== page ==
ISTS Asks: Precision Medicine

9 min read

On 15 April 2023, Science Centre Singapore and Precision Health Research, Singapore (PRECISE) hosted a forum to introduce Precision Medicine, that may revolutionise the course of health and medicine. ISawtheScience got in touch with Dr. Seow Shih Wee, Director, Corporate Services at PRECISE, for more information:

1) To set the stage, could you explain briefly what is precision medicine and how does it work?

On average, genetics accounts for 30% of human health and disease; environmental and lifestyle factors account for the remaining 70%. Precision medicine is an approach to healthcare that considers the variations in a person’s genes, environment and lifestyle to pinpoint the factors affecting health and disease. 

This means that instead of the current “one size fits all” approach of medicine where all patients are treated with the same medications or therapies, precision medicine uses genetic and other types of testing to identify groups of individuals who are at higher risk of disease or its progression, to allow for early screening and preventive action, improving overall health outcomes.

At the individual level, precision medicine could enable a person to receive more targeted treatments and thus, more effective healthcare. At the societal level, precision medicine coupled with preventative health approaches could potentially improve overall health of the population, reducing incidence of late-stage disease. 

2) Precision medicine seems like something that requires quite a lot of healthcare infrastructure to support. What would be the challenges to set up the required infrastructure?

When Singapore embarked on its National Precision Medicine (NPM) journey in 2017 to establish a reference genetic database of 10,000 Singaporeans, it has set in place fundamental operational infrastructure, governance and ethical frameworks, as well as thought leadership to drive this effort. This initial infrastructure has enabled the NPM programme to scale and be ready for its next phase.  

In 2020, Precision Health Research, Singapore (PRECISE) was set up to lead the second phase of NPM programme, which aims to expand the research programme to 100,000 Singaporeans so as to identify specific disease biomarkers and develop targeted treatments for the Singapore population.

To accomplish this, a whole-of-ecosystem effort from Government agencies, healthcare providers, and pharmaceutical / biomedical companies, is needed to accelerate the development and adoption of precision medicine. 

PRECISE continues to work with the whole ecosystem to expand these infrastructure and frameworks, including:

Working with doctors and researchers to pilot how genetic testing can be incorporated into our clinics and hospitals for five disease areas: familial hypercholesterolemia, breast cancer screening, hereditary and familial cancers, kidney disease, and pre-emptive testing on responses to certain drugs in routine clinical practices.

Developing training programmes for healthcare providers to understand how to interpret genetic results appropriately and providing genetic counselling to patients where necessary.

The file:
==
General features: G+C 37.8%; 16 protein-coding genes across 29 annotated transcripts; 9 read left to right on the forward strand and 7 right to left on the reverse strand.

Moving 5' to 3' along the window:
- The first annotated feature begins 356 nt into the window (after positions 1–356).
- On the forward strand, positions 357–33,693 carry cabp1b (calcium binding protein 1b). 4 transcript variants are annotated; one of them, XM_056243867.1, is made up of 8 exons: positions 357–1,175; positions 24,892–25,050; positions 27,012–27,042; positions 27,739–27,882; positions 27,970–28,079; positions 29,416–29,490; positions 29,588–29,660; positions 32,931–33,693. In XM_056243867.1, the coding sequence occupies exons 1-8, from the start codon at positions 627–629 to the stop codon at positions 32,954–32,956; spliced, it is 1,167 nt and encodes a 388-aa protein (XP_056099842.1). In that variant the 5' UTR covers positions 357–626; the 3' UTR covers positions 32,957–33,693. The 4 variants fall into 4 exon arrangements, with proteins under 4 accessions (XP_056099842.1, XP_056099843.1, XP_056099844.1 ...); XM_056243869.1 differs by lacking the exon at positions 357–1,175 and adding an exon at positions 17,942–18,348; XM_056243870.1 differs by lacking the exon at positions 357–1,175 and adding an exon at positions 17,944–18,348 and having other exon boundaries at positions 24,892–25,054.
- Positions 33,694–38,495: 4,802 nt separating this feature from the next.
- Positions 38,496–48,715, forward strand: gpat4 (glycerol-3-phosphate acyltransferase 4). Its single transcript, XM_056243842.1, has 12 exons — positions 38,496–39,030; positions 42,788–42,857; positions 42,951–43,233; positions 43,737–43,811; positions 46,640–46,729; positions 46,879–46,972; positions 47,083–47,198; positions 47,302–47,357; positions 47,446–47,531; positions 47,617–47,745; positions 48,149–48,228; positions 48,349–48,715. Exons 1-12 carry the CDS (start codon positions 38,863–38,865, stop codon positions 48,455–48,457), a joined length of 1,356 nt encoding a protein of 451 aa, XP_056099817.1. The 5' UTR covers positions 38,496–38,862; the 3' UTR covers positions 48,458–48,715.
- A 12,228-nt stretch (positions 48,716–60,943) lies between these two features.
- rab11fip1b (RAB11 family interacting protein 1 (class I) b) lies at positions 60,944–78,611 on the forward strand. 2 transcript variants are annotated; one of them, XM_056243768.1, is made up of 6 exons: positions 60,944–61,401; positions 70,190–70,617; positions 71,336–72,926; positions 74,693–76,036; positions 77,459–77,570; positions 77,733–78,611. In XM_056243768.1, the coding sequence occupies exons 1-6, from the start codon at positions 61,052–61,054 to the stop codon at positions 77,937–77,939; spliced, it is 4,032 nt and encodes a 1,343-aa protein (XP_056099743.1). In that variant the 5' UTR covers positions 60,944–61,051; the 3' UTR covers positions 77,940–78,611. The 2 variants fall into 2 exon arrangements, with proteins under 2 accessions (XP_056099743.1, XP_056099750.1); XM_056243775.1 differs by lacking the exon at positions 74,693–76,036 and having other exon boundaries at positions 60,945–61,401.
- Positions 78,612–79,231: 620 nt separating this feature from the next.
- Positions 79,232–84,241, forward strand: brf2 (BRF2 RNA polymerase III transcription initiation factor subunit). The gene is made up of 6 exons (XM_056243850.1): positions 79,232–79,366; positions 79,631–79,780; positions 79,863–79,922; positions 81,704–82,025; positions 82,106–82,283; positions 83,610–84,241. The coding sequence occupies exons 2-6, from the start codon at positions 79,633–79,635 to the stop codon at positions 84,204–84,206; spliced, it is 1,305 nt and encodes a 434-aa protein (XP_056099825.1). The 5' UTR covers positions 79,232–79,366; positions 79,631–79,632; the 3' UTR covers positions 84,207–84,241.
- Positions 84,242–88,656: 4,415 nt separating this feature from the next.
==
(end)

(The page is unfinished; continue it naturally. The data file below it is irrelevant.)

PRECISE has partnered with Duke-NUS Genomic Medicine Centre and NUS Yong Loo Lin School of Medicine to roll out an Executive Certificate as well as a Masters in Science programme to build capabilities in the understanding of clinical genomics and genetic counselling in the local workforce.

3) While precision medicine has great promises, patients may fear that the cost of such treatment be prohibitively expensive. What are your thoughts, and would you say anything to allay such fears?

Precision medicine potentially allows doctors to make better, more informed decisions about the treatment, management, and prevention of diseases. Instead of a “one size fits all” approach, physicians would be able to use patient- or population-specific data for more accurate diagnosis and targeted treatment plans. 

For patients, this can potentially minimise misdiagnoses or over-treatments, reducing the costs of unnecessary testing, procedures and medication. 

Many countries, including Singapore, have expressed interest in precision medicine and have invested in research and development in this area. Last December, Singapore launched our largest population cohort study in Singapore, aptly named – SG100K. Mr Ong Ye Kung, Minister for Health, officiated the event and joined the study. 

The SG100K genetic study will monitor the health and well-being of 100,000 participants in Singapore over many years, in order to deepen the understanding of the links between the genetic make-up, social and environmental factors, and onset of severe disease. The study could enable the development of precision medicine, allowing clinicians to move beyond “one size fits all” approach to medication and treatment. To do this, we need to conduct extensive consultation, research and engagement with a wide range of stakeholders including the public and regulatory bodies to fully benefit from precision medicine in Singapore. 

4) Would patients with more common diseases be favoured, and those with rarer diseases be at a disadvantage?

Precision medicine has the potential to benefit any disease that has an underlying genetic cause, not just rare diseases.